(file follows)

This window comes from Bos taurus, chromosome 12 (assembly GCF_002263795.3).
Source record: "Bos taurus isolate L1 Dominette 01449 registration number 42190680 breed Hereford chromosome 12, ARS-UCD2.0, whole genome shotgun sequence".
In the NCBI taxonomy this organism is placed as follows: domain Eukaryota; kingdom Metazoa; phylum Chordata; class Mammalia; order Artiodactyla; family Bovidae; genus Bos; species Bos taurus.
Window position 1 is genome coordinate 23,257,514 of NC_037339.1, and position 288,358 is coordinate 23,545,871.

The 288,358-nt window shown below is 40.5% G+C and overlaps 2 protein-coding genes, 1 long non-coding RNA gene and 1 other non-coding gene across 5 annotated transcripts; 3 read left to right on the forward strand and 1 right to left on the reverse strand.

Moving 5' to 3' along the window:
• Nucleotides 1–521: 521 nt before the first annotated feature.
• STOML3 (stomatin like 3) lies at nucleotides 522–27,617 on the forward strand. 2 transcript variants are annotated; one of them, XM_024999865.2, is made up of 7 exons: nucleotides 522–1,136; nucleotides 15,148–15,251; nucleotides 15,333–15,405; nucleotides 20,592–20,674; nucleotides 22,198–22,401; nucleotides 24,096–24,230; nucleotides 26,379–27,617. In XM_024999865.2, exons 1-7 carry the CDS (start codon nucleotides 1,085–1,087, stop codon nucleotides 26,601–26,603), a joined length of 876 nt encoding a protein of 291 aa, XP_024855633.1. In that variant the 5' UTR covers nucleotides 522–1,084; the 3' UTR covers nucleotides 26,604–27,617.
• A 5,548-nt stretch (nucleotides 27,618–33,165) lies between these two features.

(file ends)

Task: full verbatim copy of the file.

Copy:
This window comes from Bos taurus, chromosome 12 (assembly GCF_002263795.3).
Source record: "Bos taurus isolate L1 Dominette 01449 registration number 42190680 breed Hereford chromosome 12, ARS-UCD2.0, whole genome shotgun sequence".
In the NCBI taxonomy this organism is placed as follows: domain Eukaryota; kingdom Metazoa; phylum Chordata; class Mammalia; order Artiodactyla; family Bovidae; genus Bos; species Bos taurus.
Window position 1 is genome coordinate 23,257,514 of NC_037339.1, and position 288,358 is coordinate 23,545,871.

The 288,358-nt window shown below is 40.5% G+C and overlaps 2 protein-coding genes, 1 long non-coding RNA gene and 1 other non-coding gene across 5 annotated transcripts; 3 read left to right on the forward strand and 1 right to left on the reverse strand.

Moving 5' to 3' along the window:
• Nucleotides 1–521: 521 nt before the first annotated feature.
• STOML3 (stomatin like 3) lies at nucleotides 522–27,617 on the forward strand. 2 transcript variants are annotated; one of them, XM_024999865.2, is made up of 7 exons: nucleotides 522–1,136; nucleotides 15,148–15,251; nucleotides 15,333–15,405; nucleotides 20,592–20,674; nucleotides 22,198–22,401; nucleotides 24,096–24,230; nucleotides 26,379–27,617. In XM_024999865.2, exons 1-7 carry the CDS (start codon nucleotides 1,085–1,087, stop codon nucleotides 26,601–26,603), a joined length of 876 nt encoding a protein of 291 aa, XP_024855633.1. In that variant the 5' UTR covers nucleotides 522–1,084; the 3' UTR covers nucleotides 26,604–27,617.
• A 5,548-nt stretch (nucleotides 27,618–33,165) lies between these two features.